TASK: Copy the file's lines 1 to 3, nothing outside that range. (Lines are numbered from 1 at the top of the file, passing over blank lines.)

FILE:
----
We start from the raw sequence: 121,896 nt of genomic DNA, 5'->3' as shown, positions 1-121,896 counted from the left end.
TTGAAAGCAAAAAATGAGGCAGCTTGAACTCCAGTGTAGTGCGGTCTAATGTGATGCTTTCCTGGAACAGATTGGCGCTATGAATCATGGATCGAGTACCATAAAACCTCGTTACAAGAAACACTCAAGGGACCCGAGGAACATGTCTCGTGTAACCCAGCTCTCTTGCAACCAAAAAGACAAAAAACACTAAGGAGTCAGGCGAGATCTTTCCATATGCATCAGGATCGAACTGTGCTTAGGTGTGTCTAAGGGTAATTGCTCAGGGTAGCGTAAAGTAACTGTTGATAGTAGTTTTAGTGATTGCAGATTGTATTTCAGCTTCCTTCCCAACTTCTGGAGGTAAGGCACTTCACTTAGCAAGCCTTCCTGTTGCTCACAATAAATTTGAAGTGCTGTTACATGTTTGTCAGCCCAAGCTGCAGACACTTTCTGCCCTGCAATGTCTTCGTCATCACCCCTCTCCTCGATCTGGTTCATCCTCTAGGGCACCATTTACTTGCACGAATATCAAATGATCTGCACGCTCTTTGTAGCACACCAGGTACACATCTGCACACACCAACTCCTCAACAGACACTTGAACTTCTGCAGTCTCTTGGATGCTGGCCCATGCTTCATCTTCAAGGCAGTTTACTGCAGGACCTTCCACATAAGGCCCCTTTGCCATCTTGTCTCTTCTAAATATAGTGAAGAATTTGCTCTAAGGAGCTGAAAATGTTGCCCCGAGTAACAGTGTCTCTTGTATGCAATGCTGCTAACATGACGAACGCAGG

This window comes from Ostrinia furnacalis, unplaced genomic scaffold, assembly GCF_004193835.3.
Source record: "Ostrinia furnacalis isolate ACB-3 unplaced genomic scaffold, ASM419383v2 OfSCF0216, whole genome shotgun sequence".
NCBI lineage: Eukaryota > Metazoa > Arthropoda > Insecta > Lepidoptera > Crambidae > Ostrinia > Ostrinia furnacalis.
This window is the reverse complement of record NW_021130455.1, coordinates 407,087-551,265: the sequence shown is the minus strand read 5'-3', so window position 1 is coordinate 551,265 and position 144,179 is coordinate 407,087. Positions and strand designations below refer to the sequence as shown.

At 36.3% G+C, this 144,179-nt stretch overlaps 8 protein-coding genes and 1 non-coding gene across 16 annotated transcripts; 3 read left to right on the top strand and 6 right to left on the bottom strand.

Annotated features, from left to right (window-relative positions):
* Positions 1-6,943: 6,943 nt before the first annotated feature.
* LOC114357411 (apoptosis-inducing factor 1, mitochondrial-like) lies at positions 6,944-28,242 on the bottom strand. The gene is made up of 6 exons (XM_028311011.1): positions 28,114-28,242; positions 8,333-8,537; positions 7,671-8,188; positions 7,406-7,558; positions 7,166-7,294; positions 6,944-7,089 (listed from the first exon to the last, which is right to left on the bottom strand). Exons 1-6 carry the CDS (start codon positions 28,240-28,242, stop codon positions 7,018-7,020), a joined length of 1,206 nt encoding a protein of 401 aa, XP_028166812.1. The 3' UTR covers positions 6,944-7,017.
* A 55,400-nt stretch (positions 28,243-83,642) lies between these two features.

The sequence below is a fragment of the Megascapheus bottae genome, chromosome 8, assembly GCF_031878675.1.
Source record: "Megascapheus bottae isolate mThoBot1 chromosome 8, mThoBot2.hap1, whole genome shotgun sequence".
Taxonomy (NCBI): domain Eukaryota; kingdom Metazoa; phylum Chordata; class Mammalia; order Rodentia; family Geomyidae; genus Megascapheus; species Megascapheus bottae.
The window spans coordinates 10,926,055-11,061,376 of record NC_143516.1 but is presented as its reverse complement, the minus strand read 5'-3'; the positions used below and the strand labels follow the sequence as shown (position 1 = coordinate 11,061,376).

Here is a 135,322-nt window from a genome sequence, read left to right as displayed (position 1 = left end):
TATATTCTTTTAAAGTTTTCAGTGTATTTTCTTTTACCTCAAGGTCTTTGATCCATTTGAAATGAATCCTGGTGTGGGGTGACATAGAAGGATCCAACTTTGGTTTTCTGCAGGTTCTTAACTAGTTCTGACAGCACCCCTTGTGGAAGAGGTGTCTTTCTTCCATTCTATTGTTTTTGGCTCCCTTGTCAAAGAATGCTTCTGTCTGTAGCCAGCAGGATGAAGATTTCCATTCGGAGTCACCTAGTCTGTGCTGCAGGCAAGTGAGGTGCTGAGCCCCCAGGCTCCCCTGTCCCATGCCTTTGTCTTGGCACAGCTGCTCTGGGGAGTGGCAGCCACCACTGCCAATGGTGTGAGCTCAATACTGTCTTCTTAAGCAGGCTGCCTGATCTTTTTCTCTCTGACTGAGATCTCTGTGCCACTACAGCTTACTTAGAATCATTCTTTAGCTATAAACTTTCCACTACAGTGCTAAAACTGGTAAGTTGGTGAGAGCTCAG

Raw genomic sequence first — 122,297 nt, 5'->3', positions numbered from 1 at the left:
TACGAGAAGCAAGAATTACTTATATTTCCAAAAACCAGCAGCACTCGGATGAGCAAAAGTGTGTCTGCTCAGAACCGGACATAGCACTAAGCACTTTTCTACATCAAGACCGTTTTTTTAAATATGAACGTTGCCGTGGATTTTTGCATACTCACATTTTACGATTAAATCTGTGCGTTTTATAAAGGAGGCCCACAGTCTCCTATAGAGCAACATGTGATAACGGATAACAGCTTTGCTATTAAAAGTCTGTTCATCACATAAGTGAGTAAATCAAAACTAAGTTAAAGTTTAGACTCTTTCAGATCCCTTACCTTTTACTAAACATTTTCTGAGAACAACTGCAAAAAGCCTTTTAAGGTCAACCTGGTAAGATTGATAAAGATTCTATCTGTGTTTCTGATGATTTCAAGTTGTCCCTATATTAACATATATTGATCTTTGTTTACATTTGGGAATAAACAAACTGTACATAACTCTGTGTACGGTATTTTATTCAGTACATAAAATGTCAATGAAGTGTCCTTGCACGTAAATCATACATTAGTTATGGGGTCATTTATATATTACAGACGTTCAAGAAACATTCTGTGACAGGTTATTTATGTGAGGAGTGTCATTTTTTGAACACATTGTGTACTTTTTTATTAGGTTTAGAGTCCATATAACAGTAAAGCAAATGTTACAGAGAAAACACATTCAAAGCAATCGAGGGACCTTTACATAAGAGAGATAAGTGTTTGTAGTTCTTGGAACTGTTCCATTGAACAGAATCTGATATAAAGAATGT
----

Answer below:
We start from the raw sequence: 121,896 nt of genomic DNA, 5'->3' as shown, positions 1-121,896 counted from the left end.
TTGAAAGCAAAAAATGAGGCAGCTTGAACTCCAGTGTAGTGCGGTCTAATGTGATGCTTTCCTGGAACAGATTGGCGCTATGAATCATGGATCGAGTACCATAAAACCTCGTTACAAGAAACACTCAAGGGACCCGAGGAACATGTCTCGTGTAACCCAGCTCTCTTGCAACCAAAAAGACAAAAAACACTAAGGAGTCAGGCGAGATCTTTCCATATGCATCAGGATCGAACTGTGCTTAGGTGTGTCTAAGGGTAATTGCTCAGGGTAGCGTAAAGTAACTGTTGATAGTAGTTTTAGTGATTGCAGATTGTATTTCAGCTTCCTTCCCAACTTCTGGAGGTAAGGCACTTCACTTAGCAAGCCTTCCTGTTGCTCACAATAAATTTGAAGTGCTGTTACATGTTTGTCAGCCCAAGCTGCAGACACTTTCTGCCCTGCAATGTCTTCGTCATCACCCCTCTCCTCGATCTGGTTCATCCTCTAGGGCACCATTTACTTGCACGAATATCAAATGATCTGCACGCTCTTTGTAGCACACCAGGTACACATCTGCACACACCAACTCCTCAACAGACACTTGAACTTCTGCAGTCTCTTGGATGCTGGCCCATGCTTCATCTTCAAGGCAGTTTACTGCAGGACCTTCCACATAAGGCCCCTTTGCCATCTTGTCTCTTCTAAATATAGTGAAGAATTTGCTCTAAGGAGCTGAAAATGTTGCCCCGAGTAACAGTGTCTCTTGTATGCAATGCTGCTAACATGACGAACGCAGG

This window comes from Ostrinia furnacalis, unplaced genomic scaffold, assembly GCF_004193835.3.